• Eliminates the Likelihood of Maintenance Overtime: Precision maintenance allows managers to predict project timelines with greater accuracy. When maintenance procedures are properly documented and technicians follow SOP checklists, it’s easy to predict how long routine tasks will take. This means that maintenance work will not take longer than expected and scheduled downtime will not need to be extended. 

Precision Maintenance Examples

Precision maintenance can be paired with many different types of maintenance programs and schedules. 

Here are a few examples of precision maintenance in action:

  • Using only high-quality tools, spare parts, and lubricants and always storing them correctly
  • Maintaining an environment that is clean and 100% contamination-free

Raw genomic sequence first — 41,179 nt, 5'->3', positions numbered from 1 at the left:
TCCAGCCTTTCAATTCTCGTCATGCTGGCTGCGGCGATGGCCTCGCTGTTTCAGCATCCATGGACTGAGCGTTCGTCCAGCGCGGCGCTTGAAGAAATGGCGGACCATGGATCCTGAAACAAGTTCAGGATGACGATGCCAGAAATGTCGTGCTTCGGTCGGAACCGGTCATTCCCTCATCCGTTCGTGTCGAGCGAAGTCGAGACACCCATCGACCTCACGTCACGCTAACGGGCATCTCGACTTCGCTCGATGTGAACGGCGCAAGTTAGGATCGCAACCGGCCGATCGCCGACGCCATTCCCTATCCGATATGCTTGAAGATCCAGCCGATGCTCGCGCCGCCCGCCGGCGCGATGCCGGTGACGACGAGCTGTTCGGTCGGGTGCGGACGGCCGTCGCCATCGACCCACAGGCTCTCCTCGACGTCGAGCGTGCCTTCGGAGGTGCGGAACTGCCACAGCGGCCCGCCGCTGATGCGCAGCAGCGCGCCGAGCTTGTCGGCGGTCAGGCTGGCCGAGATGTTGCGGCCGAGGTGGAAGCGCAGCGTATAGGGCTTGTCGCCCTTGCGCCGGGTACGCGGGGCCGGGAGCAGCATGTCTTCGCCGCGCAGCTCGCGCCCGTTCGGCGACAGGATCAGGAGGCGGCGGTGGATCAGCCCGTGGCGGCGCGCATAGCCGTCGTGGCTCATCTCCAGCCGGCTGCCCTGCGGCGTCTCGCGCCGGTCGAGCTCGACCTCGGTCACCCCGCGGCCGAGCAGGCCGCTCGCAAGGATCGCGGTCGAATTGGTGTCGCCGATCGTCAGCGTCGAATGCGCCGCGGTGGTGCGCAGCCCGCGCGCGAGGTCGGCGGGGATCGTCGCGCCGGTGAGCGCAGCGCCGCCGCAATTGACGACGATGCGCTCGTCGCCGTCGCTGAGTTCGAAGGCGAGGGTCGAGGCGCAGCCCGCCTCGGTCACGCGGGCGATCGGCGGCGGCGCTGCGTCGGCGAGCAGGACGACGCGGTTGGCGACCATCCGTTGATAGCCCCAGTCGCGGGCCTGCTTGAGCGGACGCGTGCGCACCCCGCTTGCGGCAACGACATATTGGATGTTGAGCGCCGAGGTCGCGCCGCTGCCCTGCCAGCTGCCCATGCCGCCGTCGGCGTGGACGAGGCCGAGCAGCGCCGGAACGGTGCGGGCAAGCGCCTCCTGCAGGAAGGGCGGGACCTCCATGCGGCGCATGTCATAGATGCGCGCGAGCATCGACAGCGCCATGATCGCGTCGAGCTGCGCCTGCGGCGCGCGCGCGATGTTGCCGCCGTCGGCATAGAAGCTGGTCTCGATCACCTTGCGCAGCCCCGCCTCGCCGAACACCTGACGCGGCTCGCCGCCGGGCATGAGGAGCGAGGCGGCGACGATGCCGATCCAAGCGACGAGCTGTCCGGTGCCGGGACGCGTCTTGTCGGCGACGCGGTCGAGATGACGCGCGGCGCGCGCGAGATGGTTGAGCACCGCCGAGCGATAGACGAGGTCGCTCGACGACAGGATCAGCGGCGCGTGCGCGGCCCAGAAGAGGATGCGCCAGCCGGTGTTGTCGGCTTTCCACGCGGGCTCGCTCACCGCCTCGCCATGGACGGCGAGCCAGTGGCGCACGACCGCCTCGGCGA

• Frequently checking operating temperatures to make sure they stay within required ranges
  • Maintaining low machine vibration levels at all times
  • Ensuring the precise alignment of all rotating parts
  • Systematically applying the correct torque levels for each nut of a piece of equipment

How to Start a Precision Maintenance Program

Launching a precision maintenance program at your facility may feel like a daunting task, especially if your team has relied heavily on reactive maintenance in the past. However, it’s worth the effort. Follow these seven steps to transition to precision maintenance. 

1. Conduct a Team Skill Assessment

Assess and analyze any skills gaps that your organization needs to overcome. What additional skills must technicians acquire to perform all maintenance tasks with high precision? Assess each employee’s skills, knowledge, and aptitude for following SOPs when completing assigned tasks. This will allow you to better understand the training needs of your team and concentrate your efforts. Emphasize that the assessments aren’t being done to penalize employees, but to help them strengthen their capabilities. Results will likely range from minimal to high needs for improvement.